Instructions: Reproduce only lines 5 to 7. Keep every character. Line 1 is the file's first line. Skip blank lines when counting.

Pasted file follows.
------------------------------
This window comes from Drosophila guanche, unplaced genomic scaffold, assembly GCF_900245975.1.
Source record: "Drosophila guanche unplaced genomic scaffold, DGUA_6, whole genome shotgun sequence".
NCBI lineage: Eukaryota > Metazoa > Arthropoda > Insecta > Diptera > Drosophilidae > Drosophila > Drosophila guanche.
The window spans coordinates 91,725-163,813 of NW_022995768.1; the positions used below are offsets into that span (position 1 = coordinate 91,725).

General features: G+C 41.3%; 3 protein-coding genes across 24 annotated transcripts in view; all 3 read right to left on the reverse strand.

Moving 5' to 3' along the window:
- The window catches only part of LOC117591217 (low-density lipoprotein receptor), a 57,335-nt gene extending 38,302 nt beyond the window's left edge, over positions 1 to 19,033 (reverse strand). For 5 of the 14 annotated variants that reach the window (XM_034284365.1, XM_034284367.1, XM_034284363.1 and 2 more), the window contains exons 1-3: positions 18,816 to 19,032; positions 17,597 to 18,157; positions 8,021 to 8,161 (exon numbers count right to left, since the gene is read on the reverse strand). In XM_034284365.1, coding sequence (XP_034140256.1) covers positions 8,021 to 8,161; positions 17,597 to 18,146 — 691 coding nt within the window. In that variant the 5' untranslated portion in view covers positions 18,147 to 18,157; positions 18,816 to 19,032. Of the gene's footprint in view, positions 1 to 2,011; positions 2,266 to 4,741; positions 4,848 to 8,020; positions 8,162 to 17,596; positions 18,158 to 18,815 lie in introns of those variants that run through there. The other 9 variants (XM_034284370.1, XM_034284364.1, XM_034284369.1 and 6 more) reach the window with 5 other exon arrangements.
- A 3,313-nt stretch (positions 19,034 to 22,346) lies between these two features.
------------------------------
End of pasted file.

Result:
General features: G+C 41.3%; 3 protein-coding genes across 24 annotated transcripts in view; all 3 read right to left on the reverse strand.

Moving 5' to 3' along the window:
- The window catches only part of LOC117591217 (low-density lipoprotein receptor), a 57,335-nt gene extending 38,302 nt beyond the window's left edge, over positions 1 to 19,033 (reverse strand). For 5 of the 14 annotated variants that reach the window (XM_034284365.1, XM_034284367.1, XM_034284363.1 and 2 more), the window contains exons 1-3: positions 18,816 to 19,032; positions 17,597 to 18,157; positions 8,021 to 8,161 (exon numbers count right to left, since the gene is read on the reverse strand). In XM_034284365.1, coding sequence (XP_034140256.1) covers positions 8,021 to 8,161; positions 17,597 to 18,146 — 691 coding nt within the window. In that variant the 5' untranslated portion in view covers positions 18,147 to 18,157; positions 18,816 to 19,032. Of the gene's footprint in view, positions 1 to 2,011; positions 2,266 to 4,741; positions 4,848 to 8,020; positions 8,162 to 17,596; positions 18,158 to 18,815 lie in introns of those variants that run through there. The other 9 variants (XM_034284370.1, XM_034284364.1, XM_034284369.1 and 6 more) reach the window with 5 other exon arrangements.